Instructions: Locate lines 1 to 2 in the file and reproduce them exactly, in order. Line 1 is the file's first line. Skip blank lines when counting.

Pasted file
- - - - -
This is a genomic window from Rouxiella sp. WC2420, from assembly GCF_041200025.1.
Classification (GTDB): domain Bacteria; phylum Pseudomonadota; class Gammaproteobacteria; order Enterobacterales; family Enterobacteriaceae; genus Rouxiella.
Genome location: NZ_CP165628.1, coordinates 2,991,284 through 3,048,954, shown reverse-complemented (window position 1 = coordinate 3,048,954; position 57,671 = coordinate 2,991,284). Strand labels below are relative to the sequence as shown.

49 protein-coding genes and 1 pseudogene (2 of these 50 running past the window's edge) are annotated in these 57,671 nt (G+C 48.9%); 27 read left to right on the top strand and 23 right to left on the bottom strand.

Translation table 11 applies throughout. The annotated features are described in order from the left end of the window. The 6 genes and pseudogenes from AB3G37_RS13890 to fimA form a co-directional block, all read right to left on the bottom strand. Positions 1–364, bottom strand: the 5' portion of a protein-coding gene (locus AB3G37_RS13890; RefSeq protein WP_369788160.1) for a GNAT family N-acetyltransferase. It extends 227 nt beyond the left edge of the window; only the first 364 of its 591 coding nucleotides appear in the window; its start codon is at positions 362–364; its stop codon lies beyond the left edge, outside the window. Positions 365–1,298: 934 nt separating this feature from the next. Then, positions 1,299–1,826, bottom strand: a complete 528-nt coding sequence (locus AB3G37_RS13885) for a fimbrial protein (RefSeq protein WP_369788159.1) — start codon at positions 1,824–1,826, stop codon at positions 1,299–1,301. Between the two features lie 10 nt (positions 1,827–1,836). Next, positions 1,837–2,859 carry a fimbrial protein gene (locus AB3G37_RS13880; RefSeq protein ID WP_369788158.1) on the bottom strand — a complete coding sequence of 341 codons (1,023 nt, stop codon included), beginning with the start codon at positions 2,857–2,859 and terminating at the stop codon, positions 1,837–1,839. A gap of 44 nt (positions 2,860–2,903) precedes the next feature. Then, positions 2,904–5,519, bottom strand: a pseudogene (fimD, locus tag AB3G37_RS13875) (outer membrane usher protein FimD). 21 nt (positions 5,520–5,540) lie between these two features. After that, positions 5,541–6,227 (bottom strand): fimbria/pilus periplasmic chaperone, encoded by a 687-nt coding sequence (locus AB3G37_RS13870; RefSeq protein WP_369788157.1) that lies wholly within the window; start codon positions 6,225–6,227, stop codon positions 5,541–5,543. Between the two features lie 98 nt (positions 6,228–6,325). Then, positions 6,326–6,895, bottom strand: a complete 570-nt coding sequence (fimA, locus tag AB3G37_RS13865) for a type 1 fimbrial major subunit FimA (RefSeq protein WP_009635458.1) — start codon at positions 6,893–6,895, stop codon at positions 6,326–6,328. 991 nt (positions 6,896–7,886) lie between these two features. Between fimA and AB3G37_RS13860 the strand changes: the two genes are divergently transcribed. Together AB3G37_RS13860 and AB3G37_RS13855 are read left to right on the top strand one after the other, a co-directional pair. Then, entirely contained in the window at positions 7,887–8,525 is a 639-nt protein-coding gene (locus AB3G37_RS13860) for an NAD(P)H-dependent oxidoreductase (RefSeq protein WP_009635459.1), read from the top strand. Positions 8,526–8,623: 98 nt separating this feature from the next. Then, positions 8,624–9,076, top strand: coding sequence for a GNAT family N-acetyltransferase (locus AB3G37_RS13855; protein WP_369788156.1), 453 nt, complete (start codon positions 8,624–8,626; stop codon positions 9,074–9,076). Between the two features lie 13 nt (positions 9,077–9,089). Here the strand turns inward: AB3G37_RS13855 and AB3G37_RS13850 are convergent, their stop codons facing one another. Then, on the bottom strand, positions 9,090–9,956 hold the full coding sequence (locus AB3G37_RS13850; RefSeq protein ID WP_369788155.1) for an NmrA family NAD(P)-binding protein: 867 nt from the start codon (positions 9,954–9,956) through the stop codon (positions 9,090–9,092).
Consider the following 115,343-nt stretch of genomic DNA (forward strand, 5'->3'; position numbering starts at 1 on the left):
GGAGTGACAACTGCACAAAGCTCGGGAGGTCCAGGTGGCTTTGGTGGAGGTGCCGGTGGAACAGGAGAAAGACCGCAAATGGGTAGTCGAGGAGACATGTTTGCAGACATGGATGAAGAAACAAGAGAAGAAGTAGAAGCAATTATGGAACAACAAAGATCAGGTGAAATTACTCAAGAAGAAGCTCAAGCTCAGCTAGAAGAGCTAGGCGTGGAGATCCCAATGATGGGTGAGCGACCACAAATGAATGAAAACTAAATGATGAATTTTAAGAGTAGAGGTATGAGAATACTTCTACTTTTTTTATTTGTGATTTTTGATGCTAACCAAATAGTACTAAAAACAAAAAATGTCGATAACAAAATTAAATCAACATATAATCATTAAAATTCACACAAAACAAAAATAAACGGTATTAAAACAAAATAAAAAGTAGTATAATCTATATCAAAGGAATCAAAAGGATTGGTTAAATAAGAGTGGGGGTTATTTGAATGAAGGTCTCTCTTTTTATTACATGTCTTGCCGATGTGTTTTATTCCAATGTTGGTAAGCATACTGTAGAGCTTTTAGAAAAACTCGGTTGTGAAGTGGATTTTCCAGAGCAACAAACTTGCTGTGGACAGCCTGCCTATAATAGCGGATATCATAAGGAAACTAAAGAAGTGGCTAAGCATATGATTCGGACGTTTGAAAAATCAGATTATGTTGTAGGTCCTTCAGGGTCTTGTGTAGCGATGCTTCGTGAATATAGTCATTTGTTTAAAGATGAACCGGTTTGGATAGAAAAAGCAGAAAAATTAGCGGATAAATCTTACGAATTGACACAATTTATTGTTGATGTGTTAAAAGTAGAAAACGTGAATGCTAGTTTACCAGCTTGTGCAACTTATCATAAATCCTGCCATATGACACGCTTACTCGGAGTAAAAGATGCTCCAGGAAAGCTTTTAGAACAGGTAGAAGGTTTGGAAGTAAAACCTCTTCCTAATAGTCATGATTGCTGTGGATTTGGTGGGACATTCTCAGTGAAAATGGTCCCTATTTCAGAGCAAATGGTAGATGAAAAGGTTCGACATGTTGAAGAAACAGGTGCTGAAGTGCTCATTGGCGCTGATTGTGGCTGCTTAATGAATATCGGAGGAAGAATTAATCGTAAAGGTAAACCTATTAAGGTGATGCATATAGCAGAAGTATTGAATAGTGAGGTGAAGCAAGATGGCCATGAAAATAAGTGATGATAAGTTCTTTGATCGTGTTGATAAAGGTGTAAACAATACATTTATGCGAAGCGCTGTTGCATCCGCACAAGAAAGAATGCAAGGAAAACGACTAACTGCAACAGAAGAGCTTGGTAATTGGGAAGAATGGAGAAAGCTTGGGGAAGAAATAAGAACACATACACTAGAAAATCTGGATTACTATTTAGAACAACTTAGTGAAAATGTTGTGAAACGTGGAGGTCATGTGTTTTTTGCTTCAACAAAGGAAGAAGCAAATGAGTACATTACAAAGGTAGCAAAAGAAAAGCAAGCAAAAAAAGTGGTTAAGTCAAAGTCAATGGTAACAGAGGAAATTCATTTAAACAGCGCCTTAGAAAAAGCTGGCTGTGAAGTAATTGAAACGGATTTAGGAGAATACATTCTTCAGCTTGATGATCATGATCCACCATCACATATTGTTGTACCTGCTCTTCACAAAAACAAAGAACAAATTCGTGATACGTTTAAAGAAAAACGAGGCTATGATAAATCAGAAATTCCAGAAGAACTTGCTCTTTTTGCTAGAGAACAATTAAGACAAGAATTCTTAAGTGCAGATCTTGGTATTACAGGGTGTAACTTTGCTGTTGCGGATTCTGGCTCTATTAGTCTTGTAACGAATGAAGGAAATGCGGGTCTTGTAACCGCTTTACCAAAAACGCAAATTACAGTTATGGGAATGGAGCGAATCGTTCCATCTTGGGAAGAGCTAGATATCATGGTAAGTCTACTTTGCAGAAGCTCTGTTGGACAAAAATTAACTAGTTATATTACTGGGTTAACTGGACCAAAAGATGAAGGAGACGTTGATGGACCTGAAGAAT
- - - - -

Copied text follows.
This is a genomic window from Rouxiella sp. WC2420, from assembly GCF_041200025.1.
Classification (GTDB): domain Bacteria; phylum Pseudomonadota; class Gammaproteobacteria; order Enterobacterales; family Enterobacteriaceae; genus Rouxiella.